For centuries they’ve been a part of maritime legend, inspiring curiosity and terror in equal measure. Lurking in the depths of the oceans, shocking in size and appearance, gigantic serpents and prehistoric monsters are as much a source of fascination as ever, especially in Hollywood.
In the past two or three years alone, attacks by huge undersea beasts have provided the centrepiece battles at the ends of blockbusters such as Pirates Of The Caribbean, Clash Of The Titans and The Voyage Of The Dawn Treader.
But are such tales of strange sea beasts more than mythology? Is there any evidence to suggest that some of these monsters of the watery deep – from Jules Verne’s giant squid in Twenty Thousand Leagues Under The Sea to the legendary Kraken, a leviathan sending sailors to their doom – might actually exist?
Mysteries of the deep: Only this week, Margaret Flippence stumbled upon this skeleton while strolling along the beach near Aberdeen. Experts were still trying last night to work out what the mystery 30ft washed-up remains are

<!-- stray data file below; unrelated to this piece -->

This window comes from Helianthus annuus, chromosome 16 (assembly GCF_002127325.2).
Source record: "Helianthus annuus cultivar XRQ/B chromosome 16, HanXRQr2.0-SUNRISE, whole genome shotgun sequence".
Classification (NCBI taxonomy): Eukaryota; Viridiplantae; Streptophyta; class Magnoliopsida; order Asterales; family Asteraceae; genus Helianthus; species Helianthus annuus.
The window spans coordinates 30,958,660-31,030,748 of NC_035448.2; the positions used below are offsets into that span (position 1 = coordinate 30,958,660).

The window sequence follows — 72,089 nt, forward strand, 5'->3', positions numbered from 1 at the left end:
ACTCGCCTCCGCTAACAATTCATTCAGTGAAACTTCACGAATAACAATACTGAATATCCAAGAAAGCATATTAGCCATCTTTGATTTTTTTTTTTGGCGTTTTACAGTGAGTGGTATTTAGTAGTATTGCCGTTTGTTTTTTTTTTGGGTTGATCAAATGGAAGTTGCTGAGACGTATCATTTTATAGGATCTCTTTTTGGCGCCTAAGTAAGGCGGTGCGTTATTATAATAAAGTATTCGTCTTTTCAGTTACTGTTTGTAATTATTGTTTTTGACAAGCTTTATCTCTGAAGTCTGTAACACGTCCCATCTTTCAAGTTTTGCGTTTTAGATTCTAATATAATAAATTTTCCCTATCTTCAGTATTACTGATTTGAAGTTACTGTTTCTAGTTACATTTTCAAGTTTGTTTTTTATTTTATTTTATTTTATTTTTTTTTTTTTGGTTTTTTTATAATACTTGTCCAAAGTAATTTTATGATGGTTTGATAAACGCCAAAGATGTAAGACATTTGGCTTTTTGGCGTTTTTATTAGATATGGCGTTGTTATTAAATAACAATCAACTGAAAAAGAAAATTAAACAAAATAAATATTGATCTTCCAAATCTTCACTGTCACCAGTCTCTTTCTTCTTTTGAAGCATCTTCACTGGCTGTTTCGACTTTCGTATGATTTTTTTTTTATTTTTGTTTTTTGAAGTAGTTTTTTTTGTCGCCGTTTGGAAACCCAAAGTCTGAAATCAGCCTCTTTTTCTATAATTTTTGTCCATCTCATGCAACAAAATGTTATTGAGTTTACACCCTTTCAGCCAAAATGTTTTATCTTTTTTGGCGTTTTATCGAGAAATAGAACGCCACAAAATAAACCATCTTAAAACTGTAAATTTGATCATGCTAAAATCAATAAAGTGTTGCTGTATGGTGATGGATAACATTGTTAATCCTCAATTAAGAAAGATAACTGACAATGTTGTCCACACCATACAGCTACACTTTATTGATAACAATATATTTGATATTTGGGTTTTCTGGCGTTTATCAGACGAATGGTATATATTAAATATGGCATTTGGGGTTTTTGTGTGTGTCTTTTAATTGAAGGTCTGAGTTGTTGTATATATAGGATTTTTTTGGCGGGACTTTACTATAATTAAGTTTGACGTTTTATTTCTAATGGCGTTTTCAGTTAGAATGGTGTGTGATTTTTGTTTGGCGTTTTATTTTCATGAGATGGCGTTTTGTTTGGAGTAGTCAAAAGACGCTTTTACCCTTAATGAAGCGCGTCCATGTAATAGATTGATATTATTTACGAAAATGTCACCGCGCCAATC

Certainly, the study of the possible existence of sea monsters and other creatures of legend – known as cryptozoology – remains an area that captures the imagination of scientists and laymen alike.
Last week I took part in a major debate at the Zoological Society in London at which I and my colleagues wondered whether there might be more to these stories than mere myth.
Only this week, photographs emerged of the large carcass of an unidentified sea creature washed up on the beach near Aberdeen. It is the subject of fevered speculation, with some claiming it is a sea monster and others (more sensibly) saying it’s a plain old pilot whale.